Ms Skinnyfat

A Food & Travel Blog from Singapore

Birds of a Feather, Spicier and Better

By Sunday, August 26, 2018 , , , , ,

I've been a fan of Birds of A Feather since they opened because they provide the unique offering of contemporary Western cuisine with Sichuan influence, but you know, we Singaporeans can definitely do with more spice. So after several sojourns to Chengdu in the last year, Head Chef Eugene See has created a new menu with original creations of authentic Sichuan flavours.
I was sold on the Charcoal Grilled Pork Bits ($15), a dish derived from the roadside barbecue pork belly skewers. A garlicky-spicy Duroc pork belly was crunchy and numbingly spicy but so perfect that i could have this all night with a cold cider (because not a beer fan). There are other crunchy bits like crispy rice crackers, crunchy Japanese sweet potato, and smashed baby potatoes.
The Baked Eggplant ($14) is also love because 鱼香茄子! The sauce made in-house by frying garlic, ginger, soy sauce, doubanjiang, pickled chilli and black vinegar. Chef layers the yuxiang-seasoned Japanese nasu with mozzarella, grills it to perfection, before serving the dish with fingers of fried mantou. The brioche-like pillowy fried sticks were perfect with the sauce! In fact i was craving this so much that i made a version of this at home. 
Birds Not Stinky Tofu ($16) fared a lot better than the regular stinky tofu. This tau pok is filled with a piquent mix of vieux lille cheese and silken tofu on a bed of shallow- fried soy beans. It was smellier than it tasted.
Cold Black ($25) is a take on cold soba noodles but the noodles featured here are gluten free! Made of fern root, the noodles are crunchy and slippery, almost like the thick bee hoon. Be careful when you slurp the noodles after dipping it into the numbing spicy soya sauce! The noodles are accompanied with a tuna tataki, ikura, and avocado. 
A not too spicy Sichuan dish was the Sichuan Oxtail Soup ($24). The clear broth is a nod to a classic pork trotter soup. Clean and light flavors are derived from boiling oxtail with fresh leek, spring onions, Chinese herbs such as angelica root, dansheng and yuzhu (solomonseal rhizome). A spring onion Arlette, a crispy western interpretation of Chinese spring onion pancakes, accompanies the dish. There's a lot of Chinese parsley flavor in this dish, which i hate but you may love.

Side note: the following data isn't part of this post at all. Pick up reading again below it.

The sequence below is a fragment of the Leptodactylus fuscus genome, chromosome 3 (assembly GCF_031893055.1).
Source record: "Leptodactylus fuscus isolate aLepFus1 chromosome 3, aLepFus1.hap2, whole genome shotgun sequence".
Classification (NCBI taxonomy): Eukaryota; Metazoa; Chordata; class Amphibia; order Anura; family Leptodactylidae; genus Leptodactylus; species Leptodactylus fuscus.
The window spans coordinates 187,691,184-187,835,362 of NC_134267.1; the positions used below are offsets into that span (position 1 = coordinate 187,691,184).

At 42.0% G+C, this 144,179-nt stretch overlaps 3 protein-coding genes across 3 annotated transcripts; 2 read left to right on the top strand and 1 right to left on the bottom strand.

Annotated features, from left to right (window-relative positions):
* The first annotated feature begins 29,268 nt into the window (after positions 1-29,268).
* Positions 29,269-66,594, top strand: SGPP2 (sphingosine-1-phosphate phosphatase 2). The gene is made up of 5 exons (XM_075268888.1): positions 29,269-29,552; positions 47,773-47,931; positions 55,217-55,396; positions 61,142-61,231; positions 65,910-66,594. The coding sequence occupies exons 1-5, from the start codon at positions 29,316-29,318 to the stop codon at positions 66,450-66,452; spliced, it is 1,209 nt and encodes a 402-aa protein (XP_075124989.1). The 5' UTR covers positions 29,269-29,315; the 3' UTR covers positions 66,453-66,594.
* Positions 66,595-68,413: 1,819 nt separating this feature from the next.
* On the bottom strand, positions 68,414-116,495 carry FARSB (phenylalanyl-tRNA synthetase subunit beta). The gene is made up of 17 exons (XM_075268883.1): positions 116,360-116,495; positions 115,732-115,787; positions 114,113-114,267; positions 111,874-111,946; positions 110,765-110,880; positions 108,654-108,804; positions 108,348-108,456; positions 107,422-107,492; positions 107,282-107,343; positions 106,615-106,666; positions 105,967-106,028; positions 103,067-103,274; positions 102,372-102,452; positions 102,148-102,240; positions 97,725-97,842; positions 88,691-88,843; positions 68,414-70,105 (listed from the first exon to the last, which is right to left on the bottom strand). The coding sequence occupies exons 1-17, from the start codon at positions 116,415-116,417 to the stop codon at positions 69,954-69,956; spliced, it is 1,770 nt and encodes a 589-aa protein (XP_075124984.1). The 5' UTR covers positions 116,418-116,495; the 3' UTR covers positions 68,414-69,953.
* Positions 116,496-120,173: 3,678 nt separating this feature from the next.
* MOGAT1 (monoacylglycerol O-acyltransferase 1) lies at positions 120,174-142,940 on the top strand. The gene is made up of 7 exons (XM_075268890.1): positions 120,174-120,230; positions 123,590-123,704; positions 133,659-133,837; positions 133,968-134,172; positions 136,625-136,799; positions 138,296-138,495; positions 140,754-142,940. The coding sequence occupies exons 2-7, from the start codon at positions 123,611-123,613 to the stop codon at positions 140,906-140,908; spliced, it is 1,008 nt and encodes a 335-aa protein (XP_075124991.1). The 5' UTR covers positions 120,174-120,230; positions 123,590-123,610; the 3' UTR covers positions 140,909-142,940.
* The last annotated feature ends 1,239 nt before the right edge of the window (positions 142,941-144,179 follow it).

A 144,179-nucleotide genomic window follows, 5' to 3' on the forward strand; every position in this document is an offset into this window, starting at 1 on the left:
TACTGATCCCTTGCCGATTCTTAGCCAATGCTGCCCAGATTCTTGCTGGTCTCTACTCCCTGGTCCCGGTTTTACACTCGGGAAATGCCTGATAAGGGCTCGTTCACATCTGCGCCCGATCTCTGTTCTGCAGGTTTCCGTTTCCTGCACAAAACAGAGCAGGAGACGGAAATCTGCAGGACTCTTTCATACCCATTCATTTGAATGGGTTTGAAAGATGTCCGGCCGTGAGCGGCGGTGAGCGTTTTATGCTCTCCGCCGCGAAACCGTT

A surprising dish was the Good Slime Shine [$23 (Non-spicy)/ $24 (Spicy)]. Chinese yam noodles, often eaten at Sichuan hot pot restaurants, is the star in this vegetarian main dish. The sauce is a thick hot and sour sauce made from millet broth cooked with sichuan peppers. It's a simple dish, but we enjoyed the chewiness of the noodles. Have this for mains, and order other dishes to go with! 
The Forbidden Risotto ($35) is another dish that grows on you as you take more bites of the black rice cooked in a broth of Sichuan sour vegetables and pickled ginger. This is by far the most interesting risotto i've had! Parmesan cheese, cream and butter gives the dish its creaminess and the seafood adds a sweet freshness to the dish.
Other hot pot dishes include the Sweating Mussels ($29), a dish of Scottish Blue mussels cooked a la nage in a fiery mussel broth of Sichuan peppercorns, red peppers and chilli. It's sour, spicy and shiok. This dish is served with the Chinese yam noodles. 
Fortune Skewers ($20), a guests’ favourite since the restaurant’s launch, has up its ante from its previous iteration with Sichuan red oil, made in-house. Do not talk when you're eating this, you may really suffer if any sauce goes down the wrong pipe. 
To cool things a bit at the end of the night, Ice2 Baby ($15), is a simple but refreshing Sichuan dessert which has a combination of ice jelly, black sugar syrup and crushed peanuts. Chef added his own twist with seasonal berries, red sugar caramel, Lao Zhao rice wine granite and bits of burnt cucumber. Perfect way to end the night!
Birds of A Feather 
115 Amoy Street Singapore 069935 
Tel: +65 6221 7449
Daily: 10am - 11pm

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